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Direct seeding onions

 
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In my climate, most people start their onions inside in February. I have a couple of friends who start theirs in April, but it a variety that matures in 60 days.

I was wondering if anybody has had experience direct seeding onions in an area where the last frost is around mid-May and the first frost around mid-Sept with long summer days (15.5 hrs at the solstice).

I read that the Early Yellow Globe onion can be directly seeded.
 
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I've ordered several varieties that i plan to direct seed here at Wheaton Labs. Most of the seed catalogs i looked at had directions for either transplanting or direct seeding of onions. Our climate is something similar to what you describe. I'll let you know how it turns out.
 
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Perennial Leek aka Elephant Garlic grows easily from seed and is a super tough plant, surviving here with no irrigation.  It will propagate by self seeding and division.



 
Adrien Lapointe
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What varieties did you order?
 
Fred Tyler
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For my plot, I ordered Early NY, Crystal White, Clear Dawn, and Dakota Tears. Any of which might be saved for seed the following year. For basecamp I ordered Red Bull, Talon, and Patterson, all hybrids we will not be saving for seed.

We are hedging our bets with 100 transplants as well.
 
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I did it once with decent success.  They were grown in a raised bed, seed planted a week or so before expected last frost.  A decent harvest was had, but the onions were smaller than I would have liked.  I can't remember the particular variety, though I would say being at my latitude they were a long day variety.  I've since gone back to starting my seed early and transplanting after danger of frost.  I get bigger onions and a better harvest.
 
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Tyler Ludens wrote:Perennial Leek aka Elephant Garlic grows easily from seed and is a super tough plant, surviving here with no irrigation.  It will propagate by self seeding and division.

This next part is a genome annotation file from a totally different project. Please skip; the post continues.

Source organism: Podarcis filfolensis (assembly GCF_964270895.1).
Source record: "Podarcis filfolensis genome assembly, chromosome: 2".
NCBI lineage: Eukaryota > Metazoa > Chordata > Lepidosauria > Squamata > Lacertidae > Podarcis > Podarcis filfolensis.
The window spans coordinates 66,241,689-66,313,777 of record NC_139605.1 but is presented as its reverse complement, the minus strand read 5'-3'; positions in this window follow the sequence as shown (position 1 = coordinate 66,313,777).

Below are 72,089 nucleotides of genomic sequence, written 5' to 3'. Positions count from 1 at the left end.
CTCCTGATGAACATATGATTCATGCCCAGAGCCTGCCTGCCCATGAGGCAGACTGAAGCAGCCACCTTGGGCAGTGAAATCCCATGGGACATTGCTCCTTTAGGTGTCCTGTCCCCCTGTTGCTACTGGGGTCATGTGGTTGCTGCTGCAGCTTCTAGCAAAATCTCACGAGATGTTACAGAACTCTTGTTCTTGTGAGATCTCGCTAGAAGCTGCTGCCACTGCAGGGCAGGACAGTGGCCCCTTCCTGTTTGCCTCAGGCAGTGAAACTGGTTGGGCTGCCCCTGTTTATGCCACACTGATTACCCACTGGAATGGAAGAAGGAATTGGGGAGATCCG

This is good to know because I saved seed from my elephant garlic last year on the off chance.  There was no reference to saving elephant garlic seed in any of my seed saving books.  

I planted the original elephant garlic cloves in August of Year 1 and over-wintered them in our damp, cold temperate climate under a mulch of autumn leaves (despite the books saying they were too tender to do so).  They produced a fabulous set of seed heads by July/August in Year 2.  I had to stake them as they were about 3 to 4 ft tall. When the individual seeds stopped being milky and turned black, I cut the heads off with a good length of stem and stood them in an old glass bottle to dry in a warm room for a couple of months before removing the seeds from the seed heads.  The drying seed heads are beautifully ornamental too.        
 
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If fall planting onion seeds, I recommend a short day onion. Something like Walla Walla.
 
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Joseph Lofthouse wrote:
If fall planting onion seeds, I recommend a short day onion. Something like Walla Walla.



I was unaware that it was possible to plant onion seeds in the Fall in the cold continental climate of northern Utah. I am currently in west central Ohio and I plan to move a few miles south to Cincinnati so I need to decide how best to utilize my precious nursery greenhouse space in the first year.

Most tutorials I find on growing onions directly from seed in temperate climates instruct you to start them indoors underneath grow lights at least eight weeks before the last frost. I am concerned though about encouraging a strong root system in the onion plants, conserving as much irrigation water as possible, and minimizing electricity used on grow lights for seed starting.

Starting the onions indoors adds the risk of plant death during the hardening off process and the possibility that the transplanted onions never develop as deep a root system as directly-sown plants. I really hope I don't absolutely have to start my onions indoors if I want to guarantee optimal yield in my climate. Maybe there are companion plants that I can intercrop with the onions in the annual/biennial beds to protect the onions during germination.
 
Joseph Lofthouse
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I put around 100 onion seeds in a 3" pot in about January. Four 4 months before last spring frost, and transplant them into the garden after the snow melts mid-March, still 2 months before the end of spring frosts.

I don't notice transplant shock with onions.
 
Ryan M Miller
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Joseph Lofthouse wrote:I put around 100 onion seeds in a 3" pot in about January. Four 4 months before last spring frost, and transplant them into the garden after the snow melts mid-March, still 2 months before the end of spring frosts.

I don't notice transplant shock with onions.



Given the unpredictable nature of Allium seed germination, this method might still be practical. Books on seed saving give the lifespan on onion seeds as only two years without freezing them and true seed from garlic (A. sativa) can have germination rates as low as ten percent. I've been wondeing if the lost wild ancestor of onions behaved more like shallots and produced secondary bulbs alongside a main bulb and used clonal reproduction as the plant's main method of dispersal.
 
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